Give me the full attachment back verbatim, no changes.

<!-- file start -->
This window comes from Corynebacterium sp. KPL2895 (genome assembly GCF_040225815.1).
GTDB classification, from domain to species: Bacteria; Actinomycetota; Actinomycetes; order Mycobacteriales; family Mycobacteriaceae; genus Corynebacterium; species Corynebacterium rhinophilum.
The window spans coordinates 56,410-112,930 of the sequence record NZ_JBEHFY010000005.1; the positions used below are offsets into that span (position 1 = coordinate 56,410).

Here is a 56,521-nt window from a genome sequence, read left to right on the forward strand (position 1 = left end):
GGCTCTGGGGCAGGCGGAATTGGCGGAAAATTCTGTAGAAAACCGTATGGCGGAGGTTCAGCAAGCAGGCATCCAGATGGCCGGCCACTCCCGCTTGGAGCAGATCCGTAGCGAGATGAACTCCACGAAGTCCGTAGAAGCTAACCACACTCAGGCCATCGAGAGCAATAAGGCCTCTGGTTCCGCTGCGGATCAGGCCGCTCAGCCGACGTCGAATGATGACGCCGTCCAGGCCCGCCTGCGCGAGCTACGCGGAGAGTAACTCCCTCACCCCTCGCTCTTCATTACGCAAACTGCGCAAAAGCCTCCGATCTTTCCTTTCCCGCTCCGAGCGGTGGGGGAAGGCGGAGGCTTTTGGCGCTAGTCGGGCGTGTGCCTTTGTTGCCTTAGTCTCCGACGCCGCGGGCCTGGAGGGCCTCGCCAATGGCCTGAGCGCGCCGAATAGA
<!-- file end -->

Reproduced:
This window comes from Corynebacterium sp. KPL2895 (genome assembly GCF_040225815.1).
GTDB classification, from domain to species: Bacteria; Actinomycetota; Actinomycetes; order Mycobacteriales; family Mycobacteriaceae; genus Corynebacterium; species Corynebacterium rhinophilum.
The window spans coordinates 56,410-112,930 of the sequence record NZ_JBEHFY010000005.1; the positions used below are offsets into that span (position 1 = coordinate 56,410).

Here is a 56,521-nt window from a genome sequence, read left to right on the forward strand (position 1 = left end):
GGCTCTGGGGCAGGCGGAATTGGCGGAAAATTCTGTAGAAAACCGTATGGCGGAGGTTCAGCAAGCAGGCATCCAGATGGCCGGCCACTCCCGCTTGGAGCAGATCCGTAGCGAGATGAACTCCACGAAGTCCGTAGAAGCTAACCACACTCAGGCCATCGAGAGCAATAAGGCCTCTGGTTCCGCTGCGGATCAGGCCGCTCAGCCGACGTCGAATGATGACGCCGTCCAGGCCCGCCTGCGCGAGCTACGCGGAGAGTAACTCCCTCACCCCTCGCTCTTCATTACGCAAACTGCGCAAAAGCCTCCGATCTTTCCTTTCCCGCTCCGAGCGGTGGGGGAAGGCGGAGGCTTTTGGCGCTAGTCGGGCGTGTGCCTTTGTTGCCTTAGTCTCCGACGCCGCGGGCCTGGAGGGCCTCGCCAATGGCCTGAGCGCGCCGAATAGA